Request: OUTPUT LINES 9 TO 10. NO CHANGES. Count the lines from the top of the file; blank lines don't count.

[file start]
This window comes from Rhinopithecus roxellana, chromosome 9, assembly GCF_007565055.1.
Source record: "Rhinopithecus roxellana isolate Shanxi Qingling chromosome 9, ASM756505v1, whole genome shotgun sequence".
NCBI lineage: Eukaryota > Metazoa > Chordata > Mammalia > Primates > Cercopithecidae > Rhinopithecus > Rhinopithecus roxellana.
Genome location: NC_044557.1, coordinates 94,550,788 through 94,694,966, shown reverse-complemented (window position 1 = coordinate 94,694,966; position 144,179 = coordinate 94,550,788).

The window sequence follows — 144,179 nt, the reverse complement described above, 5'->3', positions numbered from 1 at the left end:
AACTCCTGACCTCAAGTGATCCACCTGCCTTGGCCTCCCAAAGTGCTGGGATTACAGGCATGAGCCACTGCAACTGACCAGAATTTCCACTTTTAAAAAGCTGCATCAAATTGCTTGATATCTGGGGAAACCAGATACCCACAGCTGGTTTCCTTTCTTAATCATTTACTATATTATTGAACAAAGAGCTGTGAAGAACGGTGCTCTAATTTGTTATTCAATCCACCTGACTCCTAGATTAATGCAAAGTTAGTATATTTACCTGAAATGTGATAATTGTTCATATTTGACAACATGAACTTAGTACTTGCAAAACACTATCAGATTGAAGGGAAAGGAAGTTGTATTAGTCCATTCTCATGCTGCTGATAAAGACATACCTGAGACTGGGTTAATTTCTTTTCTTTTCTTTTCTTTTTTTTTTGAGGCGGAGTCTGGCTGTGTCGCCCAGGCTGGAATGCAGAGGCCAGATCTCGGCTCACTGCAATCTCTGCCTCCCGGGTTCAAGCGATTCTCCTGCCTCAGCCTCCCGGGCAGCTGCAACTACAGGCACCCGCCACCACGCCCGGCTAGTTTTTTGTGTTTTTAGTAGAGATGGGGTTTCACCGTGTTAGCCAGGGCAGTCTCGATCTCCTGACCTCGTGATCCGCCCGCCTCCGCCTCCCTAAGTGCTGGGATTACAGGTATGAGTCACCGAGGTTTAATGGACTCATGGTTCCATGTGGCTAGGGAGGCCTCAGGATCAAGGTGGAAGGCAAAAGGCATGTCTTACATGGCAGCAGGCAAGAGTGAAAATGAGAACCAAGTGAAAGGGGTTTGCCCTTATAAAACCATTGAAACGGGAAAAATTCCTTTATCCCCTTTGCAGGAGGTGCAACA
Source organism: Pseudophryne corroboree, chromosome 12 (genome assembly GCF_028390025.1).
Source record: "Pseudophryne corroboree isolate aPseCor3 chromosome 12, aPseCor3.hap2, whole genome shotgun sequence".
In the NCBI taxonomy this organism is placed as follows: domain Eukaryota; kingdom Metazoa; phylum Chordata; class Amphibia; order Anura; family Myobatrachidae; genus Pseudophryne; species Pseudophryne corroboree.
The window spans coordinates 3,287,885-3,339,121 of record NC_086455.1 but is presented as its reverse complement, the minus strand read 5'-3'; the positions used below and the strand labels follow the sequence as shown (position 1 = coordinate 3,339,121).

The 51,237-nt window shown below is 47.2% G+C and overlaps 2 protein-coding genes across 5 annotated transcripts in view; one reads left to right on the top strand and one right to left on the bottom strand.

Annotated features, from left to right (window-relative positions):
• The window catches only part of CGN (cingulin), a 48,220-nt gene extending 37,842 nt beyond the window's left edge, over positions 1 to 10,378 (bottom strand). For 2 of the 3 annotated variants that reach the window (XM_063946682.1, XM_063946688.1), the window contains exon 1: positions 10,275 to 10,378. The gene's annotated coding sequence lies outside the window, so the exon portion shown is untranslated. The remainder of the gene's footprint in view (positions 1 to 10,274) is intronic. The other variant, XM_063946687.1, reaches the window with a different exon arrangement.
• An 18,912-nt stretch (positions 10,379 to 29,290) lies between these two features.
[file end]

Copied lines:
In the NCBI taxonomy this organism is placed as follows: domain Eukaryota; kingdom Metazoa; phylum Chordata; class Amphibia; order Anura; family Myobatrachidae; genus Pseudophryne; species Pseudophryne corroboree.
The window spans coordinates 3,287,885-3,339,121 of record NC_086455.1 but is presented as its reverse complement, the minus strand read 5'-3'; the positions used below and the strand labels follow the sequence as shown (position 1 = coordinate 3,339,121).